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University Partnerships for Pre-Service and Teacher Development
Type: Book
ISBN: 978-1-78714-265-7

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Article
Publication date: 1 February 2016

Ann B. Brewster, Paul Pisani, Max Ramseyer and Jack Wise

The purpose of this paper is to describe a new conceptual model integrating research, university-community partnerships, and an innovative undergraduate team approach to…

Abstract

Purpose

The purpose of this paper is to describe a new conceptual model integrating research, university-community partnerships, and an innovative undergraduate team approach to more effectively and efficiently address social problems while enhancing university-community relations and providing valuable learning experiences for students.

Design/methodology/approach

The paper describes the rationale for, and the key components, steps, and activities involved in piloting the conceptual model of university-community engagement. The model integrates research, community engagement, and undergraduate development and education along with ongoing evaluation by the relevant stakeholders.

Findings

As illustrated in a brief case study presentation, the model has significant promise in meeting several university and community objectives simultaneously. Specifically, it focusses on community needs by addressing a mutually agreed upon social issue, it builds and strengthens university-community relationships as a partnership of equals, and it promotes undergraduate development and learning in a way that integrates knowledge and service to society. Specific outcomes in each area are summarized.

Practical implications

This approach is a viable option for university and college professors interested in synthesizing several important foci: research, developing and sustaining university-community partnerships, and undergraduate development and learning.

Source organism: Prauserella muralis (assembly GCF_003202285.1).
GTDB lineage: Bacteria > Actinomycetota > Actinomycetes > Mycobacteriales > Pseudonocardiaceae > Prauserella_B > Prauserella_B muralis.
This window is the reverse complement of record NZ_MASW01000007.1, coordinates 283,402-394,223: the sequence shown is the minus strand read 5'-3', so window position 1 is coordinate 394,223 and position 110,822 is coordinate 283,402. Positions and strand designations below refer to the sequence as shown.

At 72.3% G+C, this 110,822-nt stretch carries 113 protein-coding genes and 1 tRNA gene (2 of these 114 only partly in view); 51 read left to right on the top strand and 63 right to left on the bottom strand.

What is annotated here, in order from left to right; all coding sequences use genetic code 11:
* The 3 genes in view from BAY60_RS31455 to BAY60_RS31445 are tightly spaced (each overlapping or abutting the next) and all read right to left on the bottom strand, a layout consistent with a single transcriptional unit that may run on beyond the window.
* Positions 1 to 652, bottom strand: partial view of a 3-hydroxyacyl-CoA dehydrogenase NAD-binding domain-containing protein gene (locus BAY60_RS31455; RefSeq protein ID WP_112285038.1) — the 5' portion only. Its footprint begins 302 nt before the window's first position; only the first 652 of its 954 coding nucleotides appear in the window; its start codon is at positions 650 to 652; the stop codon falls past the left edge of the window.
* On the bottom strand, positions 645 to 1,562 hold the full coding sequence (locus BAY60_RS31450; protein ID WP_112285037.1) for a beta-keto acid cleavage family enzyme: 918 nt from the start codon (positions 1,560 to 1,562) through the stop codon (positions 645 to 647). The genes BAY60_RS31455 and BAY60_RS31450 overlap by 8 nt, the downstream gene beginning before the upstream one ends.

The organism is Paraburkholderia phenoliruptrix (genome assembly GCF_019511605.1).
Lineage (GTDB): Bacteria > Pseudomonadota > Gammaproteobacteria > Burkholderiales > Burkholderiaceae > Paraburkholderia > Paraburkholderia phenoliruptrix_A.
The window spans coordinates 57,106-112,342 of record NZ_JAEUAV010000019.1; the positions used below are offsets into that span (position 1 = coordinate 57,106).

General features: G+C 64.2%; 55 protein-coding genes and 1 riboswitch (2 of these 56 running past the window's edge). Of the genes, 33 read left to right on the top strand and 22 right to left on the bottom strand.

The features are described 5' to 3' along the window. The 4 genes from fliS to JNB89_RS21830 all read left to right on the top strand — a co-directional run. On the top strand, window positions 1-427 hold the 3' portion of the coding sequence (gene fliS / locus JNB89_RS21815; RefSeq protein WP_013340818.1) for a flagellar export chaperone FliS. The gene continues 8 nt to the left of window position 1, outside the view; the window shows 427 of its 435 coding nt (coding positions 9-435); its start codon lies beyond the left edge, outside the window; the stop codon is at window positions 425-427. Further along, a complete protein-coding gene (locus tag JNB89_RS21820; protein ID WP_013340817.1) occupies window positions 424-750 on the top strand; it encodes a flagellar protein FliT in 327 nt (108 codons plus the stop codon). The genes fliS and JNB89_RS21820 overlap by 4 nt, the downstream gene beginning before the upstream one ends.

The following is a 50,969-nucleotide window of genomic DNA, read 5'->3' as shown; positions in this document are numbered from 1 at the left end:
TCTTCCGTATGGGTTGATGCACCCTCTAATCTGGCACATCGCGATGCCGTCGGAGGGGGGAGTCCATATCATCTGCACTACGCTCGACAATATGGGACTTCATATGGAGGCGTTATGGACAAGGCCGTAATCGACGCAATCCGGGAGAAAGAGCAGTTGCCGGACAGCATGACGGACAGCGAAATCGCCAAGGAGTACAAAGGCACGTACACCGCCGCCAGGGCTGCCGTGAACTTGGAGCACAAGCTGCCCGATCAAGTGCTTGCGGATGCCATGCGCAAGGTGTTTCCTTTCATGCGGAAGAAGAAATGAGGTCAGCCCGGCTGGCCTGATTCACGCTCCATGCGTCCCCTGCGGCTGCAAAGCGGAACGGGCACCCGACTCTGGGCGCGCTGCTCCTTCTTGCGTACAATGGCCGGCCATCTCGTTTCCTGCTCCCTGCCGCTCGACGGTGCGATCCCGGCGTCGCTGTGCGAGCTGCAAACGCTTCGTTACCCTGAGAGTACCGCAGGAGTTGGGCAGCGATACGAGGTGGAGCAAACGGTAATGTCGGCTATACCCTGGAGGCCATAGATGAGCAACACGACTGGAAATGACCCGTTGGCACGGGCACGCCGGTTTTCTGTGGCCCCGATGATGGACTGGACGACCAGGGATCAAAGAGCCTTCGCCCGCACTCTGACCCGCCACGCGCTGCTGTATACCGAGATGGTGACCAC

Originality/value

The initial experience with the model indicates that it is an efficient and effective means for colleges and universities to simultaneously meet the goals of education, individual and collective citizenship, community engagement, and research productivity.

Details

Journal of Applied Research in Higher Education, vol. 8 no. 1
Type: Research Article
ISSN: 2050-7003

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Book part
Publication date: 12 August 2009

Claire Kamm Latham

The American Institute of Certified Public Accounts (AICPA) and the American Assembly of Collegiate Schools of Business (AACSB) encourage experiential learning as a…

Abstract

The American Institute of Certified Public Accounts (AICPA) and the American Assembly of Collegiate Schools of Business (AACSB) encourage experiential learning as a component of accounting and business curriculum. This chapter introduces a business partnership framework for experiential learning in accounting information systems, internal control, and auditing courses. Accounting students establish a partnership with a business client at the beginning of their accounting information systems and internal control study and continue the learning approach through the first auditing course. The framework brings real-world experience to accounting information systems, internal control, and auditing concepts. Accounting students learn to solve unstructured problems in complex realistic business settings, integrating technical and experienced-based knowledge. The project provides a structure for strengthening students’ personal competencies including developing successful team behavior and professional skills. The author has used the business-partnership model effectively for 15 years.

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Advances in Accounting Education
Type: Book
ISBN: 978-1-84855-882-3

Open Access
Article
Publication date: 25 September 2019

Sarah Jayne Briggs, Zoe P. Robinson, Rachel Louise Hadley and Rebecca Laycock Pedersen

This paper aims to explore a single-institution case study of partnership working between students, the University and Students’ Union, through four student-led…

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Abstract

Purpose

This paper aims to explore a single-institution case study of partnership working between students, the University and Students’ Union, through four student-led sustainability projects. The paper analyses the role and value of these partnerships and provides advice for other institutions on effective partnership working between these stakeholders.

Design/methodology/approach

A single case study of partnership working with multiple embedded units of analysis (four projects) is presented based on reflections of practitioners involved in the projects who have different roles within the University and Students’ Union.